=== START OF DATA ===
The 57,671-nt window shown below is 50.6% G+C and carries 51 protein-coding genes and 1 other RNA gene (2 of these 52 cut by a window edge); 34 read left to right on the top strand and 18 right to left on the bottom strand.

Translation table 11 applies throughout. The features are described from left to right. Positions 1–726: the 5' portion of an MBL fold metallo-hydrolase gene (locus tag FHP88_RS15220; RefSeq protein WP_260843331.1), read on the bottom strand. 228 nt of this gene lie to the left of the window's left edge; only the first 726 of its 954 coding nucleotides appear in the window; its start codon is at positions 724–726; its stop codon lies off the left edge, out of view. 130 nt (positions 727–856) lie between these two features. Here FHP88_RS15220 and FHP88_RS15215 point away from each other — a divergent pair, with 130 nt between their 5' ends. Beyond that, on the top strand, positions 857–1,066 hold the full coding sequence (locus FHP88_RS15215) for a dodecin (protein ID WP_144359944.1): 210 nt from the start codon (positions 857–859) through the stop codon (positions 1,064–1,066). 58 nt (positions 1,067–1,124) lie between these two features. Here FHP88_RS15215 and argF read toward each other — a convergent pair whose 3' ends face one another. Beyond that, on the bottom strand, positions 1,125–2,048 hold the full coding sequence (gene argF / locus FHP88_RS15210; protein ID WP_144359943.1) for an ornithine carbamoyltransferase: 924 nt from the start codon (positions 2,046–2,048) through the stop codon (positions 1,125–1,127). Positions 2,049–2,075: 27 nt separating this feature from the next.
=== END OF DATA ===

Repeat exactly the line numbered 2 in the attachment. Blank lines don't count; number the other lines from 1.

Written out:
Translation table 11 applies throughout. The features are described from left to right. Positions 1–726: the 5' portion of an MBL fold metallo-hydrolase gene (locus tag FHP88_RS15220; RefSeq protein WP_260843331.1), read on the bottom strand. 228 nt of this gene lie to the left of the window's left edge; only the first 726 of its 954 coding nucleotides appear in the window; its start codon is at positions 724–726; its stop codon lies off the left edge, out of view. 130 nt (positions 727–856) lie between these two features. Here FHP88_RS15220 and FHP88_RS15215 point away from each other — a divergent pair, with 130 nt between their 5' ends. Beyond that, on the top strand, positions 857–1,066 hold the full coding sequence (locus FHP88_RS15215) for a dodecin (protein ID WP_144359944.1): 210 nt from the start codon (positions 857–859) through the stop codon (positions 1,064–1,066). 58 nt (positions 1,067–1,124) lie between these two features. Here FHP88_RS15215 and argF read toward each other — a convergent pair whose 3' ends face one another. Beyond that, on the bottom strand, positions 1,125–2,048 hold the full coding sequence (gene argF / locus FHP88_RS15210; protein ID WP_144359943.1) for an ornithine carbamoyltransferase: 924 nt from the start codon (positions 2,046–2,048) through the stop codon (positions 1,125–1,127). Positions 2,049–2,075: 27 nt separating this feature from the next.